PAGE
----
As You Like It Sample Essay Outlines
by William Shakespeare

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Sample Essay Outlines

The following paper topics are based on the entire play. Following each topic is a thesis and a sample outline. Use these as a starting point for your paper.

Topic #1
Fortune and nature are two of the central themes of William Shakespeare's As You Like It. Write an essay that discusses the role of these elements in the lives of Orlando, Oliver, Duke Senior, Duke Frederick, and Rosalind. Nature, in this instance, refers to human nature rather than to the natural world.

I. Thesis Statement: Fortune and nature play key roles in the lives of Orlando, Oliver, Duke Senior, Duke Frederick, and Rosalind.

II. Orlando

A. Fortune has deprived Orlando of his rightful inheritance.

B. Fortune enables Orlando to win his wrestling match with Charles and earn the love of Rosalind.

C. Orlando's relationship with Adam reveals that he is noble by nature.

D. Orlando must leave his home after learning that his brother plans to kill him, but fortune rewards him when he woos and wins Rosalind in the forest.

E. At the end of the play, fortune bestows gifts on the deserving Orlando: he marries the woman he loves and is named heir to a dukedom.

III. Oliver

A. Fortune rewards Oliver with control over his late father's estate.

B. Oliver is revealed by his words and actions as a villain by nature.

C. Fortune prevents Oliver's murderous plots against his brother from succeeding.

D. Oliver encounters ill fortune when his estate is seized by Duke Frederick and he is banished from the court until he finds Orlando.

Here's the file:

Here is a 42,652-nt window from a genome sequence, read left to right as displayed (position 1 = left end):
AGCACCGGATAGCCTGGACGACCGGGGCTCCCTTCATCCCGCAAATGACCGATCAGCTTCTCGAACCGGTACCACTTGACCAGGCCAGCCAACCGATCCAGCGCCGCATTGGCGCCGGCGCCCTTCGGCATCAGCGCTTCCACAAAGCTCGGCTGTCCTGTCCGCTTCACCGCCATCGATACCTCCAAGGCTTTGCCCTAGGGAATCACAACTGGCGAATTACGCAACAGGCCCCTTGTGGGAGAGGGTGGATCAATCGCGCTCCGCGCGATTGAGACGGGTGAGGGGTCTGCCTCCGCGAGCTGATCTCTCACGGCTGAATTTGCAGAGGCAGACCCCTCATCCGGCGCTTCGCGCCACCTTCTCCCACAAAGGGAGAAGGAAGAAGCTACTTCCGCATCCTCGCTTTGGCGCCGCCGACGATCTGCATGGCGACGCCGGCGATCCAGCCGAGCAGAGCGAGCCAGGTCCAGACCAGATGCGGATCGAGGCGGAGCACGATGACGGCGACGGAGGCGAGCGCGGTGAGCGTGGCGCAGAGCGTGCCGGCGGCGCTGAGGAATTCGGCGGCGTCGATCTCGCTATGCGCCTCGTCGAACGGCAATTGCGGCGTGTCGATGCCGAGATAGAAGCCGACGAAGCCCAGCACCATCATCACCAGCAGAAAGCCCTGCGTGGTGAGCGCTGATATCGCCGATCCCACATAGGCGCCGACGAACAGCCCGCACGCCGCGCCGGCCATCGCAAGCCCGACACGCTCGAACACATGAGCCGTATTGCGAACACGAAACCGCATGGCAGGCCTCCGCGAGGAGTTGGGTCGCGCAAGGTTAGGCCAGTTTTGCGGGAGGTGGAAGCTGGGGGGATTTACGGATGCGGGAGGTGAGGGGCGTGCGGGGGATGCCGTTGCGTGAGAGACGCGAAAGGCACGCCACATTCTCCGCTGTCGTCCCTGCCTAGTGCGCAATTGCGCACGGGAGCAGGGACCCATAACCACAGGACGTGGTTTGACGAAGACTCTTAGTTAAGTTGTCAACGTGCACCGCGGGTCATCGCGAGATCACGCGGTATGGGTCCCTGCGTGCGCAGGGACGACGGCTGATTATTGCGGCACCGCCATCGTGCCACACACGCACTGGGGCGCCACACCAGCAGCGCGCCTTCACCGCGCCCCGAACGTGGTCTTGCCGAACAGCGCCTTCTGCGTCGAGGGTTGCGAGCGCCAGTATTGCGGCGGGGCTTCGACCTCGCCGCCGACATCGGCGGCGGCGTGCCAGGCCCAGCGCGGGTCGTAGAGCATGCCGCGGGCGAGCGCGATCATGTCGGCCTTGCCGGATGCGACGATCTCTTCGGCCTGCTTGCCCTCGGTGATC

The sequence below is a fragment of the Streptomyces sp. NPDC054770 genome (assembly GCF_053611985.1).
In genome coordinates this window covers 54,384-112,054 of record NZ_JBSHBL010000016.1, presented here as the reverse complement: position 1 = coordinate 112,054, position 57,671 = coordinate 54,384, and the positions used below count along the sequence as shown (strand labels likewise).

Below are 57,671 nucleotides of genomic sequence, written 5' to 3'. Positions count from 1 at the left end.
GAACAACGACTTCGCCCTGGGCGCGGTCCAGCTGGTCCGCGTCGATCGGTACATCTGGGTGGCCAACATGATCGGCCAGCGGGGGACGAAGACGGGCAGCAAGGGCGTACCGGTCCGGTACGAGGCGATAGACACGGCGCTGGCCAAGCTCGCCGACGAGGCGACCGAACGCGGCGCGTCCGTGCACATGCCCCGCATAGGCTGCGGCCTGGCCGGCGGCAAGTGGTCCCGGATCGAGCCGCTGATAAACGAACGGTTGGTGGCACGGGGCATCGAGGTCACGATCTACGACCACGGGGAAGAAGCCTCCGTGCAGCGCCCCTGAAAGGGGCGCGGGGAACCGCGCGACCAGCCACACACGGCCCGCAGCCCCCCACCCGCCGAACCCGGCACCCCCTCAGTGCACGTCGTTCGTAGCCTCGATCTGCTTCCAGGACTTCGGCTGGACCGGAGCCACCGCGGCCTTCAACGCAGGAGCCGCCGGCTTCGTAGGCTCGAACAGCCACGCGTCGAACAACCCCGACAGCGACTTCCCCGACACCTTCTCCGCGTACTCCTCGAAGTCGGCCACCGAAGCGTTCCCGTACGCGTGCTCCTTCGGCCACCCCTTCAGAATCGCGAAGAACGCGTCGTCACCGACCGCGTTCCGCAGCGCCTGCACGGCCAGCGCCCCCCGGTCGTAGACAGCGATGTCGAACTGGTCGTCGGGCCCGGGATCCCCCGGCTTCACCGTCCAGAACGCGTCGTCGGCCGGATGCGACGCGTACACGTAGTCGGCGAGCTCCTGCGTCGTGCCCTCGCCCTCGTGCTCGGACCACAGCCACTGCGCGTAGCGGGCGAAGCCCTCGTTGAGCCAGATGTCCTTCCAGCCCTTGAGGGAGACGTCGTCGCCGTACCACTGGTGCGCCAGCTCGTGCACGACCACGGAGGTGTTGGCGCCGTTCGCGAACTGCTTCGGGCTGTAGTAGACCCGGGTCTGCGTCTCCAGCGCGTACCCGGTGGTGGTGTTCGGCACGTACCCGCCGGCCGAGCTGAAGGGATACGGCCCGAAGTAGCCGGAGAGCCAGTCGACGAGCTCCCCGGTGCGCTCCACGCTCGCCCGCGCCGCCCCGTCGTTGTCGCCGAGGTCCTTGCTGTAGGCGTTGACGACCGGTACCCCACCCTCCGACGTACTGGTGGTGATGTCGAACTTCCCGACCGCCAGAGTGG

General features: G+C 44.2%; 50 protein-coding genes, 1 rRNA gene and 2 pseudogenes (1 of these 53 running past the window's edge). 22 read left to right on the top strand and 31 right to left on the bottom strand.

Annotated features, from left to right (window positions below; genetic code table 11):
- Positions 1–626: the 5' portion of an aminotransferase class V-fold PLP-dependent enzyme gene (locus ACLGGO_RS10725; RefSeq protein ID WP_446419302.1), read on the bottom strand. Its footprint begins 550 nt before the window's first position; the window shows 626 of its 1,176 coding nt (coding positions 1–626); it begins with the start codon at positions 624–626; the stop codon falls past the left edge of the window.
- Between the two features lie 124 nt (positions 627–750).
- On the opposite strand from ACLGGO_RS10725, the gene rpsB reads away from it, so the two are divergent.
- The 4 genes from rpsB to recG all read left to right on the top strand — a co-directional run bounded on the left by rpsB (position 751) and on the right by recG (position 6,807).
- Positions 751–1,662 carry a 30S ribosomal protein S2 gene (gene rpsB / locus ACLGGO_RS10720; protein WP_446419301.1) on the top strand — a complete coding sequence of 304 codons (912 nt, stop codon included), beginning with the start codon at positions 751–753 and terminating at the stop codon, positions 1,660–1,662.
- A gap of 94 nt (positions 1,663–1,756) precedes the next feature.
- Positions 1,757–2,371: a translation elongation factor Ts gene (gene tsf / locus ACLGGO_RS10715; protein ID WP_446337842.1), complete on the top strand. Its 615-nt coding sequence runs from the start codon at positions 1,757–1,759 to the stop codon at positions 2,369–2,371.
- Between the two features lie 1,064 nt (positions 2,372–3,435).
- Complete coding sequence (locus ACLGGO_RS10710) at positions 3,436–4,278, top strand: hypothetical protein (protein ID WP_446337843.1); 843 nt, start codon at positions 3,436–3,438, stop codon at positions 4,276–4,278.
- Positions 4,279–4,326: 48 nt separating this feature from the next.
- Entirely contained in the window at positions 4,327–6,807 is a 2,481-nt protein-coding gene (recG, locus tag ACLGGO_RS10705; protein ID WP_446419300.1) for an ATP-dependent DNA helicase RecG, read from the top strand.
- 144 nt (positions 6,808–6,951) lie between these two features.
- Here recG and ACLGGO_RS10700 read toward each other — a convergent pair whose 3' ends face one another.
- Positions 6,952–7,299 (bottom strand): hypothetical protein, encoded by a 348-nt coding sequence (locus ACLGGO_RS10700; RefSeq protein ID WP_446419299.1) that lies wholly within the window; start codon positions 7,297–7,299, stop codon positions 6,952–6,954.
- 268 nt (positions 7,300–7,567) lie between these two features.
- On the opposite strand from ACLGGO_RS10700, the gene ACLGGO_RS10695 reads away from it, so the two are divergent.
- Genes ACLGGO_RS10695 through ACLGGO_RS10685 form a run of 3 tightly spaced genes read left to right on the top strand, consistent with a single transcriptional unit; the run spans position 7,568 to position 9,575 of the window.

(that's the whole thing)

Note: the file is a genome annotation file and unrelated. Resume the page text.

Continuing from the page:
E. Fortune rewards the undeserving Oliver; Orlando saves his life when he is threatened by a snake and a lioness.

F. Oliver's nature changes after he is rescued by Orlando; he is rewarded by fortune with Celia's love.

IV Duke Senior

A. Fortune has deprived Duke Senior of the dukedom to which he is the rightful heir.

B. Duke Senior makes the most of his misfortune by establishing a happy life in the Forest of Arden; his optimistic nature enables him to find sweetness in his adversity.

C. Duke Senior reveals by his words and actions that he is generous and kind; for example, he invites Orlando and Adam to share in his feast.

D. Fortune rewards Duke Senior by restoring his dukedom and uniting his daughter in marriage with a man who is also noble in nature. Sample Analytical Paper Topics 97

V. Duke Frederick

A. Fortune has unfairly rewarded Duke Frederick with a dukedom to which he is not entitled.

B. Duke Frederick is revealed as a villain by nature; he despises Orlando and Rosalind because they are virtuous and well-liked.

C. Fortune miraculously thwarts Duke Frederick's plan to capture and kill Duke Senior when he encounters an old religious hermit on the outskirts of the forest.

D. Duke Frederick, like Oliver, undergoes a sudden change in his nature and renounces his former ways.

VI. Rosalind

A. Fortune has deprived Rosalind of her father and her status as daughter of the reigning duke; she describes herself as "one out of suits with fortune."

B. In Rosalind's witty dialogue with Celia in Act 1, Scene 2, she comments that fortune's benefits are "mightily misplaced," and that the goddess Fortune is, by tradition, blind and bestows her gifts unequally.

C. Rosalind is revealed as romantic and kind by nature; the people of the dukedom "praise her for her virtues."

D. The apparent misfortune of Rosalind's banishment is, in fact, a stroke of good fortune, for Orlando has also arrived in the forest; Rosalind is granted the opportunity to test Orlando's love for her while she is disguised as Ganymede.

E. At the end of the play, fortune rewards Rosalind with a reunion with her father, whose dukedom has been restored, and marriage to the man she loves.

VII. Conclusion: In As You Like It, many of the characters have just cause to "rail on Lady Fortune" and the caprices of human nature. By the end of the play, however, those who were of evil nature have changed for the better, and fortune's gifts have been fairly bestowed.

Topic #2
In As You Like It , Shakespeare often contrasts city life and country...

(The entire section is 3,169 words.)